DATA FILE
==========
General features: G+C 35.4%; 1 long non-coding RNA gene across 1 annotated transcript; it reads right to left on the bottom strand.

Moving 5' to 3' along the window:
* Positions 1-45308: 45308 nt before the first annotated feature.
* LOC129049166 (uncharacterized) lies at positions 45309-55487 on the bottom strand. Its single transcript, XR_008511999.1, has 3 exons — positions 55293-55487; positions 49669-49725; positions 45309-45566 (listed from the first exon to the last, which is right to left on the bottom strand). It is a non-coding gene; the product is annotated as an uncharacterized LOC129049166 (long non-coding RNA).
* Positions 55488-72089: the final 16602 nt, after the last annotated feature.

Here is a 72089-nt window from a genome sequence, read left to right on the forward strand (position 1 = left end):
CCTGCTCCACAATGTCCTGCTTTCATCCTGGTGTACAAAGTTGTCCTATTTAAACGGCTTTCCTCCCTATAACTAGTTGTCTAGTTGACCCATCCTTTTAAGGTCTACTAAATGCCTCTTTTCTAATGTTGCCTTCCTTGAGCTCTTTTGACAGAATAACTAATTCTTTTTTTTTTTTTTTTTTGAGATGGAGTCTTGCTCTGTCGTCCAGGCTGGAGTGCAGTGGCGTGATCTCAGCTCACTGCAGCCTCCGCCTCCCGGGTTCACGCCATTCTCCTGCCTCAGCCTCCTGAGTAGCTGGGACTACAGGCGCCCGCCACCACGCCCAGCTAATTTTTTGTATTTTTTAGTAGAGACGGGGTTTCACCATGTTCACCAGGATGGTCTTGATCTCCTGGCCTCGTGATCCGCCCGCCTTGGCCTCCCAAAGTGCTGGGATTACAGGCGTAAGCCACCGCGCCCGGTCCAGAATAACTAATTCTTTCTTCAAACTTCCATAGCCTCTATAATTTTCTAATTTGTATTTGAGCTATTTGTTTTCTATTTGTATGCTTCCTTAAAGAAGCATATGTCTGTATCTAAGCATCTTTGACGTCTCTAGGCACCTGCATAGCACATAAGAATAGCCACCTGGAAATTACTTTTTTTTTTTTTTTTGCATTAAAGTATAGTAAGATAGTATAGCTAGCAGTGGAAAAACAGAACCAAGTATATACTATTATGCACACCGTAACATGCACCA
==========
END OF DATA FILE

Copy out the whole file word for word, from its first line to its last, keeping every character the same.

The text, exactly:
General features: G+C 35.4%; 1 long non-coding RNA gene across 1 annotated transcript; it reads right to left on the bottom strand.

Moving 5' to 3' along the window:
* Positions 1-45308: 45308 nt before the first annotated feature.
* LOC129049166 (uncharacterized) lies at positions 45309-55487 on the bottom strand. Its single transcript, XR_008511999.1, has 3 exons — positions 55293-55487; positions 49669-49725; positions 45309-45566 (listed from the first exon to the last, which is right to left on the bottom strand). It is a non-coding gene; the product is annotated as an uncharacterized LOC129049166 (long non-coding RNA).
* Positions 55488-72089: the final 16602 nt, after the last annotated feature.

Here is a 72089-nt window from a genome sequence, read left to right on the forward strand (position 1 = left end):
CCTGCTCCACAATGTCCTGCTTTCATCCTGGTGTACAAAGTTGTCCTATTTAAACGGCTTTCCTCCCTATAACTAGTTGTCTAGTTGACCCATCCTTTTAAGGTCTACTAAATGCCTCTTTTCTAATGTTGCCTTCCTTGAGCTCTTTTGACAGAATAACTAATTCTTTTTTTTTTTTTTTTTTGAGATGGAGTCTTGCTCTGTCGTCCAGGCTGGAGTGCAGTGGCGTGATCTCAGCTCACTGCAGCCTCCGCCTCCCGGGTTCACGCCATTCTCCTGCCTCAGCCTCCTGAGTAGCTGGGACTACAGGCGCCCGCCACCACGCCCAGCTAATTTTTTGTATTTTTTAGTAGAGACGGGGTTTCACCATGTTCACCAGGATGGTCTTGATCTCCTGGCCTCGTGATCCGCCCGCCTTGGCCTCCCAAAGTGCTGGGATTACAGGCGTAAGCCACCGCGCCCGGTCCAGAATAACTAATTCTTTCTTCAAACTTCCATAGCCTCTATAATTTTCTAATTTGTATTTGAGCTATTTGTTTTCTATTTGTATGCTTCCTTAAAGAAGCATATGTCTGTATCTAAGCATCTTTGACGTCTCTAGGCACCTGCATAGCACATAAGAATAGCCACCTGGAAATTACTTTTTTTTTTTTTTTTGCATTAAAGTATAGTAAGATAGTATAGCTAGCAGTGGAAAAACAGAACCAAGTATATACTATTATGCACACCGTAACATGCACCA